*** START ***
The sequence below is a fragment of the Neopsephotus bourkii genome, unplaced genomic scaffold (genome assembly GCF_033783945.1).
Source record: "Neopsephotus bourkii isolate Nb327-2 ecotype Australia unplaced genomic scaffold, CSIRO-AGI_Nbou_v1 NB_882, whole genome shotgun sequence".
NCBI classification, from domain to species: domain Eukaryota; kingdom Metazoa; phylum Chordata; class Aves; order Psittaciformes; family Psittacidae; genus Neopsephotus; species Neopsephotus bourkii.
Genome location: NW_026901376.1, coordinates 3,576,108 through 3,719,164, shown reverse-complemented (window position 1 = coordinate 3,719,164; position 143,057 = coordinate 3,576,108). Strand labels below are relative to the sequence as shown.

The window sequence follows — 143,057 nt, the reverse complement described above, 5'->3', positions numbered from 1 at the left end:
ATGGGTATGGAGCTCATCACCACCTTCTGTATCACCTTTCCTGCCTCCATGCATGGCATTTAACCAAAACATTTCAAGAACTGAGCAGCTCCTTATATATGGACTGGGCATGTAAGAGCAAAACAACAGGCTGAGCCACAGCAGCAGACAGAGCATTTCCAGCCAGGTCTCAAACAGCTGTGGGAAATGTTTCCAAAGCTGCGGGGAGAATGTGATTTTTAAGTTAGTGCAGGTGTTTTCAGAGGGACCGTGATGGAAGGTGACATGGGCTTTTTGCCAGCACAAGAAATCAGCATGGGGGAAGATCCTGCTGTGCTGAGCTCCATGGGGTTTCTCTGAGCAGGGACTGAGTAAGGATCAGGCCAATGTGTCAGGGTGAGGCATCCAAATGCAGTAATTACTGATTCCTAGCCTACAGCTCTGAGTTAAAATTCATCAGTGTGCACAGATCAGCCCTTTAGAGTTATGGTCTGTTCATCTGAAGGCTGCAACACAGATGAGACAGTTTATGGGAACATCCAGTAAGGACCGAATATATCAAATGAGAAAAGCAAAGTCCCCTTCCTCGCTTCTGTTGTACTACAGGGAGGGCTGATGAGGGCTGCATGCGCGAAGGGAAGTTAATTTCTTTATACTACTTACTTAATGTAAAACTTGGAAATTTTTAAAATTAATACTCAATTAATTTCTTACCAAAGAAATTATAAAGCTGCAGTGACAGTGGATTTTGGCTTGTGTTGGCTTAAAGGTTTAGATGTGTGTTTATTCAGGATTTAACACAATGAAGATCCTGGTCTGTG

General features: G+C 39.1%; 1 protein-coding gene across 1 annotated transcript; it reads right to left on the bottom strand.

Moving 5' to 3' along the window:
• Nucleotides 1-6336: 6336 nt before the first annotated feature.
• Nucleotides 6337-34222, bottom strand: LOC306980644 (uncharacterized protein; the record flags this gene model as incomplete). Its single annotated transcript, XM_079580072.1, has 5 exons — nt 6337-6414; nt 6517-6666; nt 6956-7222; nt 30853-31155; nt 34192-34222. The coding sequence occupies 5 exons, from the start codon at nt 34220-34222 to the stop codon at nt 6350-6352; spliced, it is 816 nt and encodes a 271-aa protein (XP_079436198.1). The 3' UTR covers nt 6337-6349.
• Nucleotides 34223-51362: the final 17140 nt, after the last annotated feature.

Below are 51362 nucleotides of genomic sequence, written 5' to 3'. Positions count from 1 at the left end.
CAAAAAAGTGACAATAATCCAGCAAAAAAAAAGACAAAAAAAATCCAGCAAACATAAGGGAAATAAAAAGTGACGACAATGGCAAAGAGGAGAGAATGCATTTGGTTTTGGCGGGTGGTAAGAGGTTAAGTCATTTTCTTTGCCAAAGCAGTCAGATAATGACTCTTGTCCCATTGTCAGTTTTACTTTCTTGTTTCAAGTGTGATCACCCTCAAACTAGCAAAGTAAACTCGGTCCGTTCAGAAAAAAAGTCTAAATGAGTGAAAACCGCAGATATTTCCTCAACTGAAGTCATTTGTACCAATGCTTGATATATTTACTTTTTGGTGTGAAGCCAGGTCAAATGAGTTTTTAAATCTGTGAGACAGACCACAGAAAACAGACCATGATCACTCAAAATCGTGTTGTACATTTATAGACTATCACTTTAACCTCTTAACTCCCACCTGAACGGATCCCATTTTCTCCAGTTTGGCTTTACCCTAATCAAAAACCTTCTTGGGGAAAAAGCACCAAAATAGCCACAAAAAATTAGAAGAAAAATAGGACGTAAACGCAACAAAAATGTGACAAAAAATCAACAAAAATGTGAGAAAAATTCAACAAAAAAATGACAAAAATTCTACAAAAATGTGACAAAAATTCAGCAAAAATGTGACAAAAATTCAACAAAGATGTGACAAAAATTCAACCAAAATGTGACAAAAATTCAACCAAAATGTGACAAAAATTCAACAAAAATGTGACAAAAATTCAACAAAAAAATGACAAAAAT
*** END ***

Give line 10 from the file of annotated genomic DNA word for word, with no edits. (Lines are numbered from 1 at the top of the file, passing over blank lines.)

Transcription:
• Nucleotides 6337-34222, bottom strand: LOC306980644 (uncharacterized protein; the record flags this gene model as incomplete). Its single annotated transcript, XM_079580072.1, has 5 exons — nt 6337-6414; nt 6517-6666; nt 6956-7222; nt 30853-31155; nt 34192-34222. The coding sequence occupies 5 exons, from the start codon at nt 34220-34222 to the stop codon at nt 6350-6352; spliced, it is 816 nt and encodes a 271-aa protein (XP_079436198.1). The 3' UTR covers nt 6337-6349.